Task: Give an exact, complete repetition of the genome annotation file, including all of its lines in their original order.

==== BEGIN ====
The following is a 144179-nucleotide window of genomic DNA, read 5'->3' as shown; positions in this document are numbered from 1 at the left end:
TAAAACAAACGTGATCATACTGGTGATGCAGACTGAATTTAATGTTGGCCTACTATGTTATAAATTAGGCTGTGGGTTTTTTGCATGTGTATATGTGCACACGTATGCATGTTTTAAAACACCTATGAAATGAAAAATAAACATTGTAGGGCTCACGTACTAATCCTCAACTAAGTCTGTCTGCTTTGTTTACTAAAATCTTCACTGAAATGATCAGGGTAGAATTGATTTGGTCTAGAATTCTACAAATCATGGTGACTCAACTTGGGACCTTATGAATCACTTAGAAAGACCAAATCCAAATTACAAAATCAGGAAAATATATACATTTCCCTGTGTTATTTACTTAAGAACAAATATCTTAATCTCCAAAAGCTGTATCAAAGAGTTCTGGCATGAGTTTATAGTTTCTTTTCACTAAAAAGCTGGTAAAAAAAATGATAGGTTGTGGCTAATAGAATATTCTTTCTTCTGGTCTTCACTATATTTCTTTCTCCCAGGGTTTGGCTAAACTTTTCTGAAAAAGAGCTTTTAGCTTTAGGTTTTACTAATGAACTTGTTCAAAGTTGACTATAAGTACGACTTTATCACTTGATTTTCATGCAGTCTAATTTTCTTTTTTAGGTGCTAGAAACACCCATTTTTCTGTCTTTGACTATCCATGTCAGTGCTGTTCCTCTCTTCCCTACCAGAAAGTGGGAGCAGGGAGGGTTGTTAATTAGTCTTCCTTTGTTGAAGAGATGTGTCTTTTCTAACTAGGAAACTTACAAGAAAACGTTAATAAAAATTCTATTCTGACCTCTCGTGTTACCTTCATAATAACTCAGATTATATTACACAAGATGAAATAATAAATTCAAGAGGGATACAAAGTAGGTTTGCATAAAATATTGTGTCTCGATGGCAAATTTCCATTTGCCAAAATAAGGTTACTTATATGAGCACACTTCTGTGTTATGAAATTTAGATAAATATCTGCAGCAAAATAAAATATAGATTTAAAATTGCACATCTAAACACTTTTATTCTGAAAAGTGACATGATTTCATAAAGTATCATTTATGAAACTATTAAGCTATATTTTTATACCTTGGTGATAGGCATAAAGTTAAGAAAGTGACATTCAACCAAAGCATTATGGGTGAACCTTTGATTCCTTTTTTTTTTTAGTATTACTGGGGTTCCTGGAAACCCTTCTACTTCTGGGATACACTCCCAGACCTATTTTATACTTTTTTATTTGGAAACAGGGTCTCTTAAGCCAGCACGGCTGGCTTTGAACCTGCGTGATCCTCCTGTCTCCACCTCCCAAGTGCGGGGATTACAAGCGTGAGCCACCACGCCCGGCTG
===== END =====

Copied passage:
The following is a 144179-nucleotide window of genomic DNA, read 5'->3' as shown; positions in this document are numbered from 1 at the left end:
TAAAACAAACGTGATCATACTGGTGATGCAGACTGAATTTAATGTTGGCCTACTATGTTATAAATTAGGCTGTGGGTTTTTTGCATGTGTATATGTGCACACGTATGCATGTTTTAAAACACCTATGAAATGAAAAATAAACATTGTAGGGCTCACGTACTAATCCTCAACTAAGTCTGTCTGCTTTGTTTACTAAAATCTTCACTGAAATGATCAGGGTAGAATTGATTTGGTCTAGAATTCTACAAATCATGGTGACTCAACTTGGGACCTTATGAATCACTTAGAAAGACCAAATCCAAATTACAAAATCAGGAAAATATATACATTTCCCTGTGTTATTTACTTAAGAACAAATATCTTAATCTCCAAAAGCTGTATCAAAGAGTTCTGGCATGAGTTTATAGTTTCTTTTCACTAAAAAGCTGGTAAAAAAAATGATAGGTTGTGGCTAATAGAATATTCTTTCTTCTGGTCTTCACTATATTTCTTTCTCCCAGGGTTTGGCTAAACTTTTCTGAAAAAGAGCTTTTAGCTTTAGGTTTTACTAATGAACTTGTTCAAAGTTGACTATAAGTACGACTTTATCACTTGATTTTCATGCAGTCTAATTTTCTTTTTTAGGTGCTAGAAACACCCATTTTTCTGTCTTTGACTATCCATGTCAGTGCTGTTCCTCTCTTCCCTACCAGAAAGTGGGAGCAGGGAGGGTTGTTAATTAGTCTTCCTTTGTTGAAGAGATGTGTCTTTTCTAACTAGGAAACTTACAAGAAAACGTTAATAAAAATTCTATTCTGACCTCTCGTGTTACCTTCATAATAACTCAGATTATATTACACAAGATGAAATAATAAATTCAAGAGGGATACAAAGTAGGTTTGCATAAAATATTGTGTCTCGATGGCAAATTTCCATTTGCCAAAATAAGGTTACTTATATGAGCACACTTCTGTGTTATGAAATTTAGATAAATATCTGCAGCAAAATAAAATATAGATTTAAAATTGCACATCTAAACACTTTTATTCTGAAAAGTGACATGATTTCATAAAGTATCATTTATGAAACTATTAAGCTATATTTTTATACCTTGGTGATAGGCATAAAGTTAAGAAAGTGACATTCAACCAAAGCATTATGGGTGAACCTTTGATTCCTTTTTTTTTTTAGTATTACTGGGGTTCCTGGAAACCCTTCTACTTCTGGGATACACTCCCAGACCTATTTTATACTTTTTTATTTGGAAACAGGGTCTCTTAAGCCAGCACGGCTGGCTTTGAACCTGCGTGATCCTCCTGTCTCCACCTCCCAAGTGCGGGGATTACAAGCGTGAGCCACCACGCCCGGCTG